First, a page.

Archive for April, 2009

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Main Library – “Main Street”

April 29, 2009

The Main Library is ready for its close up.

As you may know, the Main Library will be closed this Friday, May 1, so that the Main Street Film Company can shoot a scene from the movie here.

Of course, I never make a decision to close a library facility lightly. If budget and staff levels allowed, I would have the library open more hours on more days of the week. But every once in awhile, an opportunity comes up that warrants a second look and a change in plans. A number of County sites and facilities were pressed into service for the making of this movie, and when the request came through to use the Main Library, I had a choice to make.

After carefully weighing the benefits of having the library featured in a major motion picture against the inconvenience of closing a facility for a day, I decided that the long-term benefits were worth it. Movies help to put communities on the map, and Durham has certainly made this work to its advantage. This is the 19th movie to be shot in Durham. The state of North Carolina even has an incentive program to encourage movie production here. We’re proud that our community and your library will be seen on screens across the country.

The short-term inconvenience has a long-term payoff for Durham in another way as well: The Durham Convention and Visitors Bureau estimates the economic impact of filming a movie with Durham as the primary location at more than $4.5 million. http://www.durham-nc.com/resources/pdf/economicimpactoffilmindurham.pdf. We are happy to do our part to encourage that kind of financial boost for our community during these tough economic times.

For the use of the library, Main Street Film Company will cover all expenses incurred with the closure, and they are making a generous donation of $1,000 to the Durham Library Foundation.

I hope you will take this opportunity to visit our Stanford L. Warren Library. If you have never been before, you are missing a historic jewel and a beautiful library. And look for the Durham County Main Library coming soon to a theatre near you . . .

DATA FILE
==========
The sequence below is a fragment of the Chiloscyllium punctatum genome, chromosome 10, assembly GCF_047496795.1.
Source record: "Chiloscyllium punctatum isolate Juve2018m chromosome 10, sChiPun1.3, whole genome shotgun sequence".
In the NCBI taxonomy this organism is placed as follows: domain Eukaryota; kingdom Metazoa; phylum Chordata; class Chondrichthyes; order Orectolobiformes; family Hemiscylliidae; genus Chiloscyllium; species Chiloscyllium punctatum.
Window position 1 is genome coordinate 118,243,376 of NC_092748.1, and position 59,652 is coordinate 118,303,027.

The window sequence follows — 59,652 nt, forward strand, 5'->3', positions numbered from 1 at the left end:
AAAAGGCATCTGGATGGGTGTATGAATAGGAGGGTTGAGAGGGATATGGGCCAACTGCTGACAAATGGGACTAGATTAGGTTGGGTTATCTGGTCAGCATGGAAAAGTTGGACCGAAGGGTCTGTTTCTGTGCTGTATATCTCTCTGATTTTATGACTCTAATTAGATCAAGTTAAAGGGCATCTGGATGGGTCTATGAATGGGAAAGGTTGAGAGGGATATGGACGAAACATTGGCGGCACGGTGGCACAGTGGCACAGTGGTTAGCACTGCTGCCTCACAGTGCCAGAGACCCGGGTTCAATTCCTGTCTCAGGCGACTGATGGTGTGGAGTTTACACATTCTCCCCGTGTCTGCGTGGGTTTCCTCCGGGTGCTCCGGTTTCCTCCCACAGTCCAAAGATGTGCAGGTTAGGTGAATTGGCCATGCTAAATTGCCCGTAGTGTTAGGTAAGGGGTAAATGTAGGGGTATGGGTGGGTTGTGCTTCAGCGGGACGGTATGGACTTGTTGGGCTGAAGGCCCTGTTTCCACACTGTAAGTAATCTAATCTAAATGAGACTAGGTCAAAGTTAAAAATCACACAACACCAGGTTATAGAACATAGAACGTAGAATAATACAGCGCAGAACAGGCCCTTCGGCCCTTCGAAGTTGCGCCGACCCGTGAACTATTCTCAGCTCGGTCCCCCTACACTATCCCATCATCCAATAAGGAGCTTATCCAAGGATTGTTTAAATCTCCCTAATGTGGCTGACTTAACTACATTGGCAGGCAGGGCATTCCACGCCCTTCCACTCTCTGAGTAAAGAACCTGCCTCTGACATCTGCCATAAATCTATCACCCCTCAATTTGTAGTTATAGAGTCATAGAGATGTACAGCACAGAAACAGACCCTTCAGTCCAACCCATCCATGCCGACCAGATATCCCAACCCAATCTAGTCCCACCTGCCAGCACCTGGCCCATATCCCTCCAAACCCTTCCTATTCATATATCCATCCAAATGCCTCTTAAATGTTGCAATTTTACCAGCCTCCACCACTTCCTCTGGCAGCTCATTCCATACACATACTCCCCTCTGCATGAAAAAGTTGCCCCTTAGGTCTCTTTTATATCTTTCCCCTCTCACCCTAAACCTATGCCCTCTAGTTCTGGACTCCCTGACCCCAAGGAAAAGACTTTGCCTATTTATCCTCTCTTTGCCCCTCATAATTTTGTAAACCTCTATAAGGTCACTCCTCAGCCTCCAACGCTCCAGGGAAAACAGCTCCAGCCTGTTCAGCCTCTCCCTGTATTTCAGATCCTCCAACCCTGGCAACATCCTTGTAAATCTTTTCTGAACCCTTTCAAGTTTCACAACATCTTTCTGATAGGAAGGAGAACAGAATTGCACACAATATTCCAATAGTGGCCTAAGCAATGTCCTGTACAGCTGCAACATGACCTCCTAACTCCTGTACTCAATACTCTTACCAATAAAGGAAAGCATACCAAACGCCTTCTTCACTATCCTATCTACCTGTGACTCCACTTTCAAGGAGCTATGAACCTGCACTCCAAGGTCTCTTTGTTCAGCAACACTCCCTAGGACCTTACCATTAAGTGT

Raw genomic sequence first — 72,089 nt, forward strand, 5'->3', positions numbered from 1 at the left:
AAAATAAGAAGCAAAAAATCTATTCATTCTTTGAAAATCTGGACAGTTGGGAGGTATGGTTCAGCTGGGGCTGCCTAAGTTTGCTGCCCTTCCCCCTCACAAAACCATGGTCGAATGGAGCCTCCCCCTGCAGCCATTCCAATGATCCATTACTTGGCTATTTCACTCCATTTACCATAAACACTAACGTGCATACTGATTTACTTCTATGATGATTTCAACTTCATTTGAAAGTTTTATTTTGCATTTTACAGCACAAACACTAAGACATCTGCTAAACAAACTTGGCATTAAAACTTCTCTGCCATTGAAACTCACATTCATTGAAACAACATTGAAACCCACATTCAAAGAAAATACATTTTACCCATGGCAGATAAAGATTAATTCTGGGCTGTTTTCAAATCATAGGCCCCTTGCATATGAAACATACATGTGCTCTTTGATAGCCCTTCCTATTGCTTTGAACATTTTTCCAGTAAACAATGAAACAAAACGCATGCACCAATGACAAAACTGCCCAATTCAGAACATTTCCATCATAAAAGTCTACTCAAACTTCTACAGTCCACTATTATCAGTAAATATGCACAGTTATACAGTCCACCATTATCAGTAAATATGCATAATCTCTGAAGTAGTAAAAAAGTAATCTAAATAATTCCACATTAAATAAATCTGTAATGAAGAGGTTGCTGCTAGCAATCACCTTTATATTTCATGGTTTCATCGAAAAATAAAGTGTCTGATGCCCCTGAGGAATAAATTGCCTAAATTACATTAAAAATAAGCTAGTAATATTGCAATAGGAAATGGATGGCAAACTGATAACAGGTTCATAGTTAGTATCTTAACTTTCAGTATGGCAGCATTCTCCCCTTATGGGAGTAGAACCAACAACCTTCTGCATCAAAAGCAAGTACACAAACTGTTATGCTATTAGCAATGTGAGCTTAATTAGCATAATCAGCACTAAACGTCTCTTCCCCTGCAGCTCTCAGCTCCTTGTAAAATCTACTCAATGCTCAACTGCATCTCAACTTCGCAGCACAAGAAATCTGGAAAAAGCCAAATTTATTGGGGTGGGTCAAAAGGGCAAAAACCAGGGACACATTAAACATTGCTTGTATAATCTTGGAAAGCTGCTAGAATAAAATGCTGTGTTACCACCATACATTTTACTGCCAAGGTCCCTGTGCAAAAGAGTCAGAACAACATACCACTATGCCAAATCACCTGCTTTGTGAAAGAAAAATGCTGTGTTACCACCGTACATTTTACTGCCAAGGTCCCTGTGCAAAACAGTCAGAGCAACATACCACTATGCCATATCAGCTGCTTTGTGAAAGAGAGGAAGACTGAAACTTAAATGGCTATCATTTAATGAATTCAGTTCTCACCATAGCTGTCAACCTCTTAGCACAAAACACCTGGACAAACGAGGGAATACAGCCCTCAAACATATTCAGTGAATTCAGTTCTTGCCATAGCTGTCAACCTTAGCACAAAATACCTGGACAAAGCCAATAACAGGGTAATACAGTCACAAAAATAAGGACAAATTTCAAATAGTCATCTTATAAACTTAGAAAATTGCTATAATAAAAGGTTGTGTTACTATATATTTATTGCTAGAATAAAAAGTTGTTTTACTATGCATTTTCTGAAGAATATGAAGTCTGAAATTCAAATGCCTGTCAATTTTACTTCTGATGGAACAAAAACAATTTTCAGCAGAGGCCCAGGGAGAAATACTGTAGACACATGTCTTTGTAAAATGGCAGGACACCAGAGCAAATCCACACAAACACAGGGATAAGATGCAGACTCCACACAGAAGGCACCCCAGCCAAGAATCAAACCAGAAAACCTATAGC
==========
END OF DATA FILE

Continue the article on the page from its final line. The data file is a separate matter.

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Poetry for Everyone

April 21, 2009

Every single Poetry for Everyone program of the past two years has been special.  It’s just so special for people to pick out a poem and share a little about why they like it and why it has special meaning.  The program is a chance for people to connect across all boundaries.  Al Roberts, who is the Chair of the Library Board of Trustees, talked about his love of history and then read us “The Midnight Ride of Paul Revere” at the Main Library.

At Stanford L. Warren Library, Nathan and Wanda Garrett, who are, respectively, the chairman emeritus of North Carolina Mutual Life Insurance and a retired attorney & community activist, “performed” a joint reading of “Strong Men” by Sterling Brown.  This was a powerful reading, which begins:

They dragged you from homeland,
They chained you In coffles,
They huddled you spoon-fashion in filthy hatches,
They sold you to give a few gentlemen ease.

This past Sunday afternoon, as at each program, I had the opportunity to read a couple of poems.  Like last year, I picked a Billy Collins poem, this one called “The Trouble with Poetry.”  He refers to a poetry book by Lawrence Ferlinghetti that he carried with him “up and down the treacherous halls of high school,” so I also picked out and read Ferlinghetti’s “Two Scavengers in a Truck, Two Beautiful People in a Mercedes.”  It’s also about connecting people across boundaries.

At Parkwood Library, Chief Jose Lopez started with “Bad Boys, Bad Boys, Whatcha Gonna Do?” (the COPS theme).  But he was just joking and switched over to “Casey at the Bat,” which he read with relish.  He said he’s not that much into poetry, but his reading was good, like all the readers.  Tra Farrington is in high school & is ready to go to college in the fall.  He truly wowed the audience by not just reading but performing two of his own poems, including “I’m Not a Poet.” That title is really a bit of irony, given what the two poems demonstrated to us all.

The library’s Humanities Coordinator, Marian Fragola, dreamed up Poetry for Everyone last April for National Poetry Month.  Durham is blessed with great people, and Marian contacts many of them to pick a favorite poem or two and tell about them and read them at these events.  Maybe next year we can hear her read one of her favorites.  Or maybe even this coming Sunday afternoon at East Regional Library, the final event before Pat Mora comes to town for the “finale” poetry reading on April 30.  And in case you didn’t know, Pat Mora is the founder of the nationwide program Children’s Book Day, El día de los libros.

See you there!